If you have been using WordPress for a specific amount of time or running a WordPress website, you are surely aware of the existence and the abundance of WordPress plugins available out there.
There are too many different plugins for you to choose from the WordPress plugin repository, which makes it difficult to decide which ones are worth your time and which one do you need.
Because the vast majority of plugins are free, it is important to note that they usually do not come with tech support. For this reason, it is important to be careful when choosing which ones you want to install on your site.
What does plugin mean?
When I hear the word “plugin”, I think of it as an essential part of WordPress. So, what does plugin mean?
Plugins are small pieces of software that contain a group of functions, that can be added to a WordPress website. WordPress plugins are written in PHP programming language and their purpose is to ease the work of users, to add features without knowing a single line of code.
How many plugins are out there?
Have you ever wonder how many plugins are out there? There are over 50,000 plugins in WordPress (As of today, there are 55,573 WordPress Plugins available on WordPress).
It depends on your requirements or what your site needs, the number is enormous. WordPress plugins have categories, each category serving a different purpose and you need to install only a few of them which could prove best for you.
How do plugins work?
Each WordPress plugin installed on your site is registered in your WordPress database. You can activate and deactivate them at any time you want. The WordPress plugin API offers a robust set of hooks and filters which allow developers to modify existing WordPress functionality or add new functionality.
A plugin can change your website in two ways:
- Front-end changes- This includes changes that users can also visually notice and interact with, like a weather forecast plugin or google maps plugin.
- Back-end changes– This includes plugins that change performance stats or improve SEO of your website but don’t display any visual effect that users could see or interact with, belong in this group.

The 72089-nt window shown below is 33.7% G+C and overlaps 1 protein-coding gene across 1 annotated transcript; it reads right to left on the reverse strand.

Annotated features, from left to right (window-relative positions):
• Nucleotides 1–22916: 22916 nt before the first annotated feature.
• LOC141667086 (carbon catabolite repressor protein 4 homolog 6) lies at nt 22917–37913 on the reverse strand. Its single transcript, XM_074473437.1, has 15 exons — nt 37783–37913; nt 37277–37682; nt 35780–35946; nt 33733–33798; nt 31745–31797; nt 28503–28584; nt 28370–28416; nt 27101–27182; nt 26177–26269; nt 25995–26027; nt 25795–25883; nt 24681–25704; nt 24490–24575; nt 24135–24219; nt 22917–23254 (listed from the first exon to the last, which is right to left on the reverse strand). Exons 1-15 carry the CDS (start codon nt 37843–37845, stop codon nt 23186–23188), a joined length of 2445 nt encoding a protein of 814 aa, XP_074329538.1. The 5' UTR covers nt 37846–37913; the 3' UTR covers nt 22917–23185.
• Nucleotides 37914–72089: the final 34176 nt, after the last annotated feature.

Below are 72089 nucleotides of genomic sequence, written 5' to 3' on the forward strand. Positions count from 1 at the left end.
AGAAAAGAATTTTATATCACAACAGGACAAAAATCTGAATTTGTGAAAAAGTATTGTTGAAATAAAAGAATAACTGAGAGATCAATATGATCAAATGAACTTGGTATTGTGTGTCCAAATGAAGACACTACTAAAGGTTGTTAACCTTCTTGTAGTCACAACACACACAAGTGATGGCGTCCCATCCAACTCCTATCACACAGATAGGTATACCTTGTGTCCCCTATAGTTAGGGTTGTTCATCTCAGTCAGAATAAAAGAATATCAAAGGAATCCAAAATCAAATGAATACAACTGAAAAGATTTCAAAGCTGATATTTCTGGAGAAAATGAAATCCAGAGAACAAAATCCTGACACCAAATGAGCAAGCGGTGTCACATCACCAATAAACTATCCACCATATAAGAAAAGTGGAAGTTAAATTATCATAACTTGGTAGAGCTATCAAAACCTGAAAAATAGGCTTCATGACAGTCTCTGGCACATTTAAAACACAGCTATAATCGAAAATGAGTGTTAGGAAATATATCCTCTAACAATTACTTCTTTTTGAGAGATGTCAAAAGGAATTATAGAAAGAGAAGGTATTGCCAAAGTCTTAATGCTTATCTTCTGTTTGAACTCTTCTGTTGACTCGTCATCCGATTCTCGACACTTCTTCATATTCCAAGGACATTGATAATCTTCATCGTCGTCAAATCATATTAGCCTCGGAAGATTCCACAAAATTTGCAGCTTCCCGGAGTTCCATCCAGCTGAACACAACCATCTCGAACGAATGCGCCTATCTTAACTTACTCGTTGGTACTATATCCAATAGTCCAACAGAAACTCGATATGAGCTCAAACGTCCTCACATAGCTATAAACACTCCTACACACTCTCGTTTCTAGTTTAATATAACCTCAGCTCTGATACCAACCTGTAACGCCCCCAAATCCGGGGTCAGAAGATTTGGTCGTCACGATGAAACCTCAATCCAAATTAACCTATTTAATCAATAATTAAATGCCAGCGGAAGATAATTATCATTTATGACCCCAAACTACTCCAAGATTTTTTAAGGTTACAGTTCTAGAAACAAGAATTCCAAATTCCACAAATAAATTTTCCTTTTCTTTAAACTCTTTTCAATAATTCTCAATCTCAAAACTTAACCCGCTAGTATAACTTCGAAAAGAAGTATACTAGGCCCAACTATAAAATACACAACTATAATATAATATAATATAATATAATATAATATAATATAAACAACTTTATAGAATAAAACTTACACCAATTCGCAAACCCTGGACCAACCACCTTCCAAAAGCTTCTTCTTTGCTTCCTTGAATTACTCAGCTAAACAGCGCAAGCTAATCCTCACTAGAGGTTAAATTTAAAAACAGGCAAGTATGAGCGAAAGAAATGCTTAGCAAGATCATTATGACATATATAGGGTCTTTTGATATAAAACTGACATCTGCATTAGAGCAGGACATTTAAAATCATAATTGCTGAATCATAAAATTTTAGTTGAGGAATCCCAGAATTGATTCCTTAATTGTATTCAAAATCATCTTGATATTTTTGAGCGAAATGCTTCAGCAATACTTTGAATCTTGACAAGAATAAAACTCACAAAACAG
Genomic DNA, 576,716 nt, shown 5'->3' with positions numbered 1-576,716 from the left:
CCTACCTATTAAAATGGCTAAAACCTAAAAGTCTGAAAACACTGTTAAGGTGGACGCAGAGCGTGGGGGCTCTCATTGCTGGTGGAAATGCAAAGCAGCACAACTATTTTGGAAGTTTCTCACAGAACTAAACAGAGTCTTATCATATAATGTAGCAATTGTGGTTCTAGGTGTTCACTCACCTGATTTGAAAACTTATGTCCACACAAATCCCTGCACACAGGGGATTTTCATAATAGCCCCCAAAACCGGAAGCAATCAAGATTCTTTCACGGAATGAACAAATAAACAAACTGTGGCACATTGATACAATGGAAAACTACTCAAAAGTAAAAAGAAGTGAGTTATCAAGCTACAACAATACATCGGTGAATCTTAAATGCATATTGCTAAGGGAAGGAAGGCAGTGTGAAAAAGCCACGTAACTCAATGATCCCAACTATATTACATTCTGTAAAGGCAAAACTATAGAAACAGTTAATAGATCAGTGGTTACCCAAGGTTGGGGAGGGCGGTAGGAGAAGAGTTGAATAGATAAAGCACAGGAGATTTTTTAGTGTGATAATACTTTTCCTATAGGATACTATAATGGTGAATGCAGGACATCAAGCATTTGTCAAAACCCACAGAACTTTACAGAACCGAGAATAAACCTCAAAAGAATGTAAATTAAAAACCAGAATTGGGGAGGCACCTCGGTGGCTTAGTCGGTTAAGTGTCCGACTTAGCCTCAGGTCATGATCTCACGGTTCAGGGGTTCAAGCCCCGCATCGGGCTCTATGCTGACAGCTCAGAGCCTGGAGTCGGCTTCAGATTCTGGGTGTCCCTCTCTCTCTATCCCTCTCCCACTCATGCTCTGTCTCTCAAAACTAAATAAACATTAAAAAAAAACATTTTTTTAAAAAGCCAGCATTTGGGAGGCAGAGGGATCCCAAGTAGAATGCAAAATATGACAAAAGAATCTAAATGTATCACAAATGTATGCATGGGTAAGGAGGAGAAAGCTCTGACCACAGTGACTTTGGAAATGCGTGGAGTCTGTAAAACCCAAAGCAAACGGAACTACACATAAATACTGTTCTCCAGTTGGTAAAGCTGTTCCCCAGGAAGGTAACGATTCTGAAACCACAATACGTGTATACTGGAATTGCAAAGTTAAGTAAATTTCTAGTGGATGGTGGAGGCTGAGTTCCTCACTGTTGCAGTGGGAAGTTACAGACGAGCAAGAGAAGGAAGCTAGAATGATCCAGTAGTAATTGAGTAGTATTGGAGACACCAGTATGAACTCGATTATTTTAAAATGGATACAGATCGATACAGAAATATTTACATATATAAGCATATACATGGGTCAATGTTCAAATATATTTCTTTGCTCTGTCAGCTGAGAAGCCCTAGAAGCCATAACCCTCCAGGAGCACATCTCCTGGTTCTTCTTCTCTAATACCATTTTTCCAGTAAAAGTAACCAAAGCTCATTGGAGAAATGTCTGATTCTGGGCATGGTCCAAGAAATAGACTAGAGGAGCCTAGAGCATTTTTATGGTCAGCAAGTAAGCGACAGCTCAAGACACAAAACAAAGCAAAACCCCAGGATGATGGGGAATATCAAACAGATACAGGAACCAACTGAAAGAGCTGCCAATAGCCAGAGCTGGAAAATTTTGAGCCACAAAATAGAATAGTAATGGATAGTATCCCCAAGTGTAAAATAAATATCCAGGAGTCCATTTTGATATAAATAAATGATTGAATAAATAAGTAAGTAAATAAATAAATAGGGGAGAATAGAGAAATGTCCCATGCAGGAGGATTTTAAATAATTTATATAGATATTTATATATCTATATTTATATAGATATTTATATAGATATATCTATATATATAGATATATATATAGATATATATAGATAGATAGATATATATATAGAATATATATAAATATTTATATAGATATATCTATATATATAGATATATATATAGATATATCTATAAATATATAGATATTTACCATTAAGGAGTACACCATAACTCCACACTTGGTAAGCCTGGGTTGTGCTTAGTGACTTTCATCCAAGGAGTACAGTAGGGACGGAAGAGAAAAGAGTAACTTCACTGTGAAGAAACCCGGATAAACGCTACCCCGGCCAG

Which WordPress plugins to use?
The number of WordPress plugins that are available can make for an overwhelming experience when trying to choose the right one. You may be looking for a plugin that makes your site run faster, a good SEO plugin, or perhaps you want to add a membership area.
There are plugins for virtually everything you want to do and luckily for you, there are out there free and paid WordPress plugins, one of the safest places to download WordPress plugins is in the WordPress Plugin Directory. And to make your life easier, here is a list (and an article too) with 5 must-have WordPress plugins:
- Google XLM SiteMap
- Contact Form 7
Know your plugins
Knowing your plugins will help you shift through the choices you have to make in order to create a secure, lean, creative and functional WordPress website.
Take this “rules” as a guideline to prevent the worst-case scenarios:
1. Less is More
Plugins allow you to do interesting and fun things that otherwise you wouldn’t be able to do. But, the bigger the number of plugins you install, the greater the risk of problems occurring within your website.
Let me bottom-line this for you, each active plugin slows down your website by 5 milliseconds (more or less). Imagine that for, let’s say, 20 active plugins, your site will take a tenth of a second longer to load.
WordPress developers work 24/7 to provide the latest updates to their work, so us, the user can manage your websites. This is our business, right?
They do this to keep up with WordPress Core, first of all, to patch security holes, to fix bugs and ultimately to add new functionalities.
It is in your best interest to update your plugins, themes, from time to time, just to avoid facing yourself been exposed to potential threats.
Many people keep a library with unused plugins, inactive, just in case they will need them with another occasion, but even leaving them on the server can lead to security risk.
So, if you aren’t using the plugins, go and remove them entirely. If you change your mind, you can always find them later in the WordPress Plugin Repository.
4. The Purpose
In this competitive world, there’s no such thing as one plugin per purpose, or whatsoever.
Each plugin used should do something significant to improve your audience’s experience. The way you use your plugins, affects your site’s design, speed, and it can affect your brand also.
So, use just the ones that you really need, for the purpose you want to achieve.
5. Trusted Plugins
Since plugins have the power to ruin your site, you just have to make sure they have been developed by someone who lasts behind their product with professional support.
Only install plugins that come from a trusted source (either WordPress Plugin Repository or a trusted plugin developers team). Trusted plugin providers will keep coming with updates.
Social Media is a great way to pop-up the question “Which plugins should I use?” for example, and more to that, if you use #WordPress in no time people will interact with you.
6. What You Pay is What You Get
Out there on the market are free and also paid plugins, therefore you can’t expect support for a product you haven’t paid (all the hard work the developer team did), so please be reasonable.
For more on this topic, we recommend you take a look at our guide on What WordPress Plugins Do I Need On A Newly Started Website?
We hope this article helped you understand what is a plugin and how it works, as a result, we would appreciate it if you will spread the word among us.